Effects of Cyberbullying and How To Stop It

parenting Oct 17, 2019
Effects of Cyberbullying and How To Stop It

October isn’t just the month of Halloween and spooky celebrations — it’s also National Bully Prevention Month. Throughout the month, we focus on raising awareness about bullying and its devastating impact on our kids and teens.

Bullying is not a new phenomenon, it’s been around for decades, but how it is done has evolved together with the times. Now, due to technology, bullying has taken on a new, more dangerous, and more pervasive form — cyberbullying.

How Cyberbullying Is Worse Than Old-school Bullying

Back in the day, when bullying was often confined to a physical place, like the schoolyard, kids could, at the very least, escape their torment at the end of the school day. But with the rise of the internet and social media, the torment cyberbullying brings can essentially follow your kid anywhere, anytime — including their own bedroom at home.

Essentially, those who suffer from cyberbullying no longer have any reprieve. Even worse, online bullying offers anonymity. Bullies can be fully anonymous, leaving the victims with hardly any options to identify or pinpoint who is causing them harm.

With most kids today having their own phones and access to the internet, the frequency and impact of cyberbullying have escalated. Survey data from the Pew Research Center shows that 46% of teenagers have experienced some form of cyberbullying or online harassment.

There is another huge difference between bullying then and now: while traditional bullying could be more visible and easier to identify, cyberbullying can often go unnoticed.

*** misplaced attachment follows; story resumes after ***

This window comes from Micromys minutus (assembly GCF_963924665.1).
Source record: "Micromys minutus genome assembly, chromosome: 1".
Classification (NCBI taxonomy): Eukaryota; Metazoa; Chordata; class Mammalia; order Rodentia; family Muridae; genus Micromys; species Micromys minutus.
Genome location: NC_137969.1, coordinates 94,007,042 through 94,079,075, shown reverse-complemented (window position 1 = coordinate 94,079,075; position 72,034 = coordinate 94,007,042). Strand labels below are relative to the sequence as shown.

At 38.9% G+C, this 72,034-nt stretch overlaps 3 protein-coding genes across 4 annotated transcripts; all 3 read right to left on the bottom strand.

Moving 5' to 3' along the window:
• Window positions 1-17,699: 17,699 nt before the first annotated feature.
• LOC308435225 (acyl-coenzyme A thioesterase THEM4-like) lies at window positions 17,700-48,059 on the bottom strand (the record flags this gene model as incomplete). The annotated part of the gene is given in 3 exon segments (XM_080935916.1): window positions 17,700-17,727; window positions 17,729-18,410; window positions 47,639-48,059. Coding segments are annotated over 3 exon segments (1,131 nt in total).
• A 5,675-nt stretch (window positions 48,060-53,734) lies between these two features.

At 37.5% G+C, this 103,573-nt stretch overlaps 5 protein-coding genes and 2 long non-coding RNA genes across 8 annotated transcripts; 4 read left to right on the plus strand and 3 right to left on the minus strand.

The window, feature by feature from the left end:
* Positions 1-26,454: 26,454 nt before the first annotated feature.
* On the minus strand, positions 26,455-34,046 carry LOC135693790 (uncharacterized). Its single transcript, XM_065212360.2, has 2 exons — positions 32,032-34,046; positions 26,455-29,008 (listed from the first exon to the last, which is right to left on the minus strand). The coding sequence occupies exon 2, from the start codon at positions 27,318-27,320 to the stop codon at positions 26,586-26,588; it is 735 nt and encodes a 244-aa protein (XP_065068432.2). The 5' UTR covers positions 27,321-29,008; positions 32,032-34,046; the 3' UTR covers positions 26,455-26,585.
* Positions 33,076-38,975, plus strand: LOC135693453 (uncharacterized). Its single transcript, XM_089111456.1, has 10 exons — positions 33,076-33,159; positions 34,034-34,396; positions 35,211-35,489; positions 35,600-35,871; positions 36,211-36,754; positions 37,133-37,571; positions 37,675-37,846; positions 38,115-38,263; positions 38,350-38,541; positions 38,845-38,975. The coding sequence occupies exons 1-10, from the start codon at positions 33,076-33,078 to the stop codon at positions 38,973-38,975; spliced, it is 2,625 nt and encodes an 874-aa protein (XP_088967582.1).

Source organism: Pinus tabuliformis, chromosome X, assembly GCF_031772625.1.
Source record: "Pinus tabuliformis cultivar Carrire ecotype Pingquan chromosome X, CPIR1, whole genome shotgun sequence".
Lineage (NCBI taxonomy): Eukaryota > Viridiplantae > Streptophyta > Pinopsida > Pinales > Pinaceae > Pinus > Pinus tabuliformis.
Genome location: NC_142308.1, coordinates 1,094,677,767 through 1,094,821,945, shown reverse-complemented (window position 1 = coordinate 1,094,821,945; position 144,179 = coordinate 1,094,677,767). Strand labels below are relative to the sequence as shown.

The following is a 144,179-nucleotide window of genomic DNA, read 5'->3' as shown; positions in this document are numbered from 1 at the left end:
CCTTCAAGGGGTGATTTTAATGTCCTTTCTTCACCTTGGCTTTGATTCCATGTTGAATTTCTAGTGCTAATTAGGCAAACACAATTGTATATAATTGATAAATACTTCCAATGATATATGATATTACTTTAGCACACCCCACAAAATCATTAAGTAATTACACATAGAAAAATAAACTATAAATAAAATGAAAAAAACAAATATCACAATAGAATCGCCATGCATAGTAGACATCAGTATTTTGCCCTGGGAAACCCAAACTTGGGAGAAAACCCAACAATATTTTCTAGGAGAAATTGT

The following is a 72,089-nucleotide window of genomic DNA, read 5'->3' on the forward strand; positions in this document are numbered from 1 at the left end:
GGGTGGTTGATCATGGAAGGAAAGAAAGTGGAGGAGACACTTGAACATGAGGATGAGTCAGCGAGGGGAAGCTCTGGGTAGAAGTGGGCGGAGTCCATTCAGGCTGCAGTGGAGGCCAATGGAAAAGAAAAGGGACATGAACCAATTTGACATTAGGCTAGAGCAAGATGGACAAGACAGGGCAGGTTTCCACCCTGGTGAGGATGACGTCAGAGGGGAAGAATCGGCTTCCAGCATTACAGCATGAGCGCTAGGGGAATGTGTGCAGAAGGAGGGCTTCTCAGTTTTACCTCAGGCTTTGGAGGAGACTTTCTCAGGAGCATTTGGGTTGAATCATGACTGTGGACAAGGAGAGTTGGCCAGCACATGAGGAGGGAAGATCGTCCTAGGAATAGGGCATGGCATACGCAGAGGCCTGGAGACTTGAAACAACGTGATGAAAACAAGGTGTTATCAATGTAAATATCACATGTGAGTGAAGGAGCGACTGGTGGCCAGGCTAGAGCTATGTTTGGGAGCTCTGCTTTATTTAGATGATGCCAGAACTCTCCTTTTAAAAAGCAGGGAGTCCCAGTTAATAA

The Damaging Effects of Cyberbullying

There’s no sugarcoating it: cyberbullying is a nightmare — one that many teens have to deal with. The impact of cyberbullying on kids and teens can be extremely damaging and can cause a wide range of negative effects, such as:

  • Emotional Distress. Victims of cyberbullying may struggle with depression, anxiety, stress, and other psychological issues due to the constant harassment.
  • Poor Self-esteem and Self-confidence. The relentless bullying and negative feedback can take a toll on a victim’s self-worth, leading to low self-esteem and confidence.
  • Alcohol or Drug Use. Teens struggling with emotional and psychological distress are more likely to turn to alcohol or drugs as a coping mechanism, leading to substance abuse and addiction.
  • Health-related Issues. Cyberbullying can also cause physical symptoms, such as headaches, stomach aches, and sleep problems like insomnia.
  • Social Isolation. Victims of cyberbullying may feel too ashamed or embarrassed to reach out to others for help, leading to feelings of social isolation and loneliness.
  • Academic Consequences. The stress and emotional turmoil caused by cyberbullying can affect a student’s ability to concentrate in school, leading to poor academic performance.
  • Self-harm or Suicidal Thoughts. In extreme cases, cyberbullying can push a victim to contemplate self-harm or even worse, suicidal thoughts.

How To Stop Cyberbullying

As parents, educators, and adults, it’s our responsibility to protect children and teens from the dangers of cyberbullying. Right now, there still aren’t any federal laws specifically for cyberbullying, so protecting your kids and stopping online bullying will need to start with you.

The first step is ensuring your kid knows what cyberbullying is and what to do if it ever happens to them or anyone they know. It’s crucial that kids know cyberbullying shouldn’t be tolerated — even if they aren’t the ones on the receiving end.